Let $G$ be a finite group and $k$ a field, let us assume that char($k$) divides the group order. Let $kG$mod denote the category of fintely generated $kG$modules. This category has as a tensor product $\otimes_{k}$ with diagonal $G$action. Given now $M,N\in kG$mod such that $M\otimes_{k}N$ is projective, can we then conclude that either $M$ or $N$ had to be projective? If not, can we ask for certain conditions on the field $k$ or the group $G$ such that the statement holds?
The answer to the first question is no. Let $G$ be the group $C_2 \times C_2$ and let $k$ be a field of characteristic 2. Then $kG \cong k[x,y]/(x^2, y^2)$. Let $M = k[x]/(x^2)$ with $y$ acting trivially, and let $N = k[y]/(y^2)$ with $x$ acting trivially. Then neither $M$ nor $N$ is projective (for modules over a $p$group in characteristic $p$, projective is the same as free), but $M \otimes_k N \cong kG$. Edit: I think that if the Sylow $p$subgroup of $G$ is cyclic, then you can use Avrunin and Scott's tensor product theorem to prove that whenever $M \otimes_k N$ is projective, then so is either $M$ or $N$, but that seems like a big tool to use for this. 


There are interesting but isolated examples for finite groups of Lie type to consider. Here the simple Lie type and the characteristic of the defining field combine to give factorizations of some projective modules for finite Chevalley groups as tensor products of two nonprojective simple modules. This combines work of Chevalley on special (or exceptional) isogenies between simple algebraic groups with work of Steinberg on related simple modules and their twisted tensor products. It's all a bit complicated to explain, but relates to the simple groups discovered by Suzuki and by Ree. For instance, in type $G_2$ with $p=3$ the usual Chevalley group over a field of order $q=p^r$ has a smallest possible projective module of dimension $q^6$ (the Steinberg module) which factors when $r$ is odd as the tensor product of two nonprojective simple modules whose highest weights are supported on long (resp. short) simple roots; take $r>1$ here to get an associated simple Ree group. Besides the original literature, there is a short account in my LMS Lecture Note volume Modular representations of finite groups of Lie type (see 20.3). Obviously what is going on in such examples requires specific primes for the specific groups involved as well as specific simple or projective modules. But these examples indicate some of the complicated behavior found in modular representation theory and caution against oversimplified expectations based on older characteristic 0 theory.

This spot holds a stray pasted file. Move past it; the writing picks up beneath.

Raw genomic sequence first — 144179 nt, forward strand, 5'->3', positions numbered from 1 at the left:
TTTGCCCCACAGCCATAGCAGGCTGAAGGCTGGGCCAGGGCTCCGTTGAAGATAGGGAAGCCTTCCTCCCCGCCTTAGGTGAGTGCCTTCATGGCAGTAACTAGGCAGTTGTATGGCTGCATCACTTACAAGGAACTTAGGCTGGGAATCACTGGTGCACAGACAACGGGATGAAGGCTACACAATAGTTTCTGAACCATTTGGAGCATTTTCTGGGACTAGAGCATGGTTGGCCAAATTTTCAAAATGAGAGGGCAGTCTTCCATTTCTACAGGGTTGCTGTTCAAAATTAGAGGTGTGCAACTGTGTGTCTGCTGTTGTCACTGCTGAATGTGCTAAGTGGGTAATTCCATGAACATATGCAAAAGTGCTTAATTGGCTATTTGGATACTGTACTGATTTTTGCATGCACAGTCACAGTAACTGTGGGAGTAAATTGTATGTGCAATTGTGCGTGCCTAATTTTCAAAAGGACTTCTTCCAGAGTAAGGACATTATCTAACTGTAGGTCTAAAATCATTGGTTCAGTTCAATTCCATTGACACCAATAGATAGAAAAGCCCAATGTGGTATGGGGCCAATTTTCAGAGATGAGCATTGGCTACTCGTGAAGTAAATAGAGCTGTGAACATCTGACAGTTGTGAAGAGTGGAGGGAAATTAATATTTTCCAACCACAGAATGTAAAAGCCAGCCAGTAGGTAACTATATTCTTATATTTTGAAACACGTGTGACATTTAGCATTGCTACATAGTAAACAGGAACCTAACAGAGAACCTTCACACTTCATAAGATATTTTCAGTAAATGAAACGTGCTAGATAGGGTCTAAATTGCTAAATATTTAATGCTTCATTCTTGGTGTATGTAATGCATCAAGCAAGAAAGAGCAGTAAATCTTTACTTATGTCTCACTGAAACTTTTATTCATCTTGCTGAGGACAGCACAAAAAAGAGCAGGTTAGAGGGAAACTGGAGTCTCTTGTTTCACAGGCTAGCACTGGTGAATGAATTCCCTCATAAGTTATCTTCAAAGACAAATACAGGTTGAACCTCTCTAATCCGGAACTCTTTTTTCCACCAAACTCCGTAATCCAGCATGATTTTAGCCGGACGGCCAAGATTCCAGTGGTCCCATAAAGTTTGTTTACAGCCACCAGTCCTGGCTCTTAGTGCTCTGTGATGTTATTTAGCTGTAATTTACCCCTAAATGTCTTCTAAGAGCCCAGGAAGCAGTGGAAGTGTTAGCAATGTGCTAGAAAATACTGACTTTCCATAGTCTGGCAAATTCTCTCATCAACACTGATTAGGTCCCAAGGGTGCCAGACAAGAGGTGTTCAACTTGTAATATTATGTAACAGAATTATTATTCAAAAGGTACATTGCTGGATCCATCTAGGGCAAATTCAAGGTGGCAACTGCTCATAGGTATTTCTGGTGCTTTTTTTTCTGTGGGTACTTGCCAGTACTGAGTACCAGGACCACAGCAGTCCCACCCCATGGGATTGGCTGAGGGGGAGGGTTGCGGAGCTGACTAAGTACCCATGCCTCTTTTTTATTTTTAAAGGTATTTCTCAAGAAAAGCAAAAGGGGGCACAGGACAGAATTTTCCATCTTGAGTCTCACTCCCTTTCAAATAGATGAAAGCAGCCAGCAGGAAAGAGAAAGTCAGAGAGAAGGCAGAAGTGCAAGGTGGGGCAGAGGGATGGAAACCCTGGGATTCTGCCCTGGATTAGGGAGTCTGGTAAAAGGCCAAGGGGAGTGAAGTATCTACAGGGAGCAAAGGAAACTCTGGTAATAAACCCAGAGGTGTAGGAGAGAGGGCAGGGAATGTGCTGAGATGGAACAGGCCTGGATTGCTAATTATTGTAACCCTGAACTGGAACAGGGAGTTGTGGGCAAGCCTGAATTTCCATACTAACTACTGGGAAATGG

If $G$ is a $p$group, this is almost never true (and I believe but may be wrong that for general $G$, it's completely governed by the $p$Sylow). In that case, we can understand modules in terms of the support variety $V={\rm Proj} H^{2*}(G,k)$, the projective variety associated to the (evendimensional) cohomology ring of $G$. To a finite $kG$module $M$ we can associate its support in $V$, namely the support of Ext(M,M) as a graded $H^{2*}(G,k)$module. This support is a closed subset of $V$, and conversely every closed subset is the support of some finite $kG$module. Finally, the support of $M\otimes N$ is the intersection of the support of $M$ and the support of $N$, and a module is projective iff its support is empty. Thus $M\otimes N$ is projective iff $M$ and $N$ have disjoint support. Thus unless $V$ is just a single point, it is possible to have nonprojective modules whose tensor product is projective. For $V$ to be a point, the cohomology of $G$ must be a polynomial ring in one variable, up to nilpotent elements. By Quillen's theorem, this is the case iff all elementary abelian subgroups of $G$ are conjugate and rank 1. In particular, it is true for cyclic groups, but otherwise it is almost always false. There's a simple argument to see directly that it holds for cyclic groups of order $p$: in that case, $kG$ can be identified with $k[x]/x^p$, and every indecomposable module is of the form $M_i=k[x]/x^i$ for some $i\leq p$. Such a module $M_i$ is projective iff $i=p$. If $M_i$ and $M_j$ are not projective, then $M_i\otimes M_j$ has dimension $ij$, which is not divisible by $p$. Thus $M_i \otimes M_j$ cannot be a sum of copies of $M_p$ and is hence not projective.